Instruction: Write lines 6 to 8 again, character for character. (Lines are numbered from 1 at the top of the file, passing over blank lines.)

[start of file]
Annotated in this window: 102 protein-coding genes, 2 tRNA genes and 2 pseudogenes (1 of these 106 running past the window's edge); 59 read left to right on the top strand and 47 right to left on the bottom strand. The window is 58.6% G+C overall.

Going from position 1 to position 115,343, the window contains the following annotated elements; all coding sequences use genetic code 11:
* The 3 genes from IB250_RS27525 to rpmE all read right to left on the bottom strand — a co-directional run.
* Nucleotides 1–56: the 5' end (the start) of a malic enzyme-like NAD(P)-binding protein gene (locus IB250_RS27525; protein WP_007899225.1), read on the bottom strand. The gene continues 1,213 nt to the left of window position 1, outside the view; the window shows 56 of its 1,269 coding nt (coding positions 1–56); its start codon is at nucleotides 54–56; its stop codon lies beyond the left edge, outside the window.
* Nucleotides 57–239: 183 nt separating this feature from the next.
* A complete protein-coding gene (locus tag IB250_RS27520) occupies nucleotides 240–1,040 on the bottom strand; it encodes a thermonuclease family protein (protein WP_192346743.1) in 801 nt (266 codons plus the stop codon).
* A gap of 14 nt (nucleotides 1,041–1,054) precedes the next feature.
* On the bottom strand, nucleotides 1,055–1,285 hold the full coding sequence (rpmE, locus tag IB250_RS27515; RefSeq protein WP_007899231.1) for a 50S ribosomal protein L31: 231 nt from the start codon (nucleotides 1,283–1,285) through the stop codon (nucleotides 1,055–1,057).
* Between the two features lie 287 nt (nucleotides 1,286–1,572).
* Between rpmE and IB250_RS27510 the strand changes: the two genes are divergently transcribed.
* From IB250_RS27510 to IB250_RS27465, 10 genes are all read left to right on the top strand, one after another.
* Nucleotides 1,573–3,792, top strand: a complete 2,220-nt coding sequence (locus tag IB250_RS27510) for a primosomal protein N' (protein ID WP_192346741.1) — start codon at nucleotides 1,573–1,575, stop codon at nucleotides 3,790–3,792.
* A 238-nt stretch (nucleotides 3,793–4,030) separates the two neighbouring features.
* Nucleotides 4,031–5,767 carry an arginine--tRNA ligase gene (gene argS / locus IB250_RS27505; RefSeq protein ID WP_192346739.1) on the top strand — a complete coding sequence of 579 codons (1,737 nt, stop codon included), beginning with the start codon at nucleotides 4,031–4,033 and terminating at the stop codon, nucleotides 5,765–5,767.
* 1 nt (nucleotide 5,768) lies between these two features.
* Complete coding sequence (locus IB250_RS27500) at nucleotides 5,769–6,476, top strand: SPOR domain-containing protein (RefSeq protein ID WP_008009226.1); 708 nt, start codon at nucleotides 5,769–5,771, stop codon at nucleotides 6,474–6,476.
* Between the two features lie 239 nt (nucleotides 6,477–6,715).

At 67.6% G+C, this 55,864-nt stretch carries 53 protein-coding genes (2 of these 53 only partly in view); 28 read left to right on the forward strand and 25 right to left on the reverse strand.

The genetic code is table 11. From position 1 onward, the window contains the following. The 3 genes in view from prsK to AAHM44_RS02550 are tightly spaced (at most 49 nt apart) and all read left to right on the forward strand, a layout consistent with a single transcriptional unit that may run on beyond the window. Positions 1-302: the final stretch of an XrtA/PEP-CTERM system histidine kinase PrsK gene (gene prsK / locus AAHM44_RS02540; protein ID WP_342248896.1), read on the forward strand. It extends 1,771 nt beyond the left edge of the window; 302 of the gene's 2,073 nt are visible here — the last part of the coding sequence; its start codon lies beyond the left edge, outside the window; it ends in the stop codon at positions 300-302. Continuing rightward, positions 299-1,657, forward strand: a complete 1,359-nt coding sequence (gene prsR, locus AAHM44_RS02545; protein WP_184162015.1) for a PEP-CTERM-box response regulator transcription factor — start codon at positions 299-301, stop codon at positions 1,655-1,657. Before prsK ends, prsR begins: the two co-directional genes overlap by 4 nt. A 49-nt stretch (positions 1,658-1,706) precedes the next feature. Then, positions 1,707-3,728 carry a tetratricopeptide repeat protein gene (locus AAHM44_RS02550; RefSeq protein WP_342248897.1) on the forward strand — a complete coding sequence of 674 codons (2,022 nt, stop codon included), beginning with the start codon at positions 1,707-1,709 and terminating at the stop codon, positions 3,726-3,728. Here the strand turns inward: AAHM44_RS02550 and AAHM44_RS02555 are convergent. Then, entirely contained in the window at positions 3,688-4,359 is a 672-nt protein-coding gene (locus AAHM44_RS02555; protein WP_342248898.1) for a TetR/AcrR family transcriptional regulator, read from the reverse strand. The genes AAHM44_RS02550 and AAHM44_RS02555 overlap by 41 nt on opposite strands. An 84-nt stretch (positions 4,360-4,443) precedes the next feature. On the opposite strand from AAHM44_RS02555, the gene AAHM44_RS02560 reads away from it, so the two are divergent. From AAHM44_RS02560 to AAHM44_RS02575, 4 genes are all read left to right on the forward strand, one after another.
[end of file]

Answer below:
* A complete protein-coding gene (locus tag IB250_RS27520) occupies nucleotides 240–1,040 on the bottom strand; it encodes a thermonuclease family protein (protein WP_192346743.1) in 801 nt (266 codons plus the stop codon).
* A gap of 14 nt (nucleotides 1,041–1,054) precedes the next feature.
* On the bottom strand, nucleotides 1,055–1,285 hold the full coding sequence (rpmE, locus tag IB250_RS27515; RefSeq protein WP_007899231.1) for a 50S ribosomal protein L31: 231 nt from the start codon (nucleotides 1,283–1,285) through the stop codon (nucleotides 1,055–1,057).